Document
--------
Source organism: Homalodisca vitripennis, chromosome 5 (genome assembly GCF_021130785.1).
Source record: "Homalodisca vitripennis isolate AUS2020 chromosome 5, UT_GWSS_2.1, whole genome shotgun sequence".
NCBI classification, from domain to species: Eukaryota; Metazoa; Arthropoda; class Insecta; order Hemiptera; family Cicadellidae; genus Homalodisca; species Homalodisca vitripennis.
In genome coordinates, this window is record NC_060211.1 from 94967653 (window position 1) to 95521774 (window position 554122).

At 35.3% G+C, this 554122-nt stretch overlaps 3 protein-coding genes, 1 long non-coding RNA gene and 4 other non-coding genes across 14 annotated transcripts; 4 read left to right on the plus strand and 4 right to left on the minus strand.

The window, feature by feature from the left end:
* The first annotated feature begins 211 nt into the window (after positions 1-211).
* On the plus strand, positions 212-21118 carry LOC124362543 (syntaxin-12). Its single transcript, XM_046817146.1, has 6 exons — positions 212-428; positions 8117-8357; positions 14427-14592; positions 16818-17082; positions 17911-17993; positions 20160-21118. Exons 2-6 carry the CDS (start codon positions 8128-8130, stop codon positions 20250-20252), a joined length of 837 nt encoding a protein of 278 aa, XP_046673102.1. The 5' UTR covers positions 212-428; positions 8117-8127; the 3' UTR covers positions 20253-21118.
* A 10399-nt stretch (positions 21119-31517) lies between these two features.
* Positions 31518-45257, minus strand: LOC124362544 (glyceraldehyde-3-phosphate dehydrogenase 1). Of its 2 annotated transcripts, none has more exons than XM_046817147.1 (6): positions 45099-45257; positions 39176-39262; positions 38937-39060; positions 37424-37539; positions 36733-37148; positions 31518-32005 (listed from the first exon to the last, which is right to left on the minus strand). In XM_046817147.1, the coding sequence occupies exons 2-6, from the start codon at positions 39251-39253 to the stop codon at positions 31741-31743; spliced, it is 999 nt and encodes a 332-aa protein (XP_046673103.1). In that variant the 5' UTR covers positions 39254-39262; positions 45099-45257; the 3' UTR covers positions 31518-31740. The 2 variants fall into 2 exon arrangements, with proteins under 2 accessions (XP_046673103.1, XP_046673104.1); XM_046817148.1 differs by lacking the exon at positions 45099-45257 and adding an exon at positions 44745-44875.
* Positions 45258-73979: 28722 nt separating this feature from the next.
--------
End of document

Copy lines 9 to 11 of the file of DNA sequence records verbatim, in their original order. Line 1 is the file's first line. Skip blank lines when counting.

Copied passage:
* A 10399-nt stretch (positions 21119-31517) lies between these two features.
* Positions 31518-45257, minus strand: LOC124362544 (glyceraldehyde-3-phosphate dehydrogenase 1). Of its 2 annotated transcripts, none has more exons than XM_046817147.1 (6): positions 45099-45257; positions 39176-39262; positions 38937-39060; positions 37424-37539; positions 36733-37148; positions 31518-32005 (listed from the first exon to the last, which is right to left on the minus strand). In XM_046817147.1, the coding sequence occupies exons 2-6, from the start codon at positions 39251-39253 to the stop codon at positions 31741-31743; spliced, it is 999 nt and encodes a 332-aa protein (XP_046673103.1). In that variant the 5' UTR covers positions 39254-39262; positions 45099-45257; the 3' UTR covers positions 31518-31740. The 2 variants fall into 2 exon arrangements, with proteins under 2 accessions (XP_046673103.1, XP_046673104.1); XM_046817148.1 differs by lacking the exon at positions 45099-45257 and adding an exon at positions 44745-44875.
* Positions 45258-73979: 28722 nt separating this feature from the next.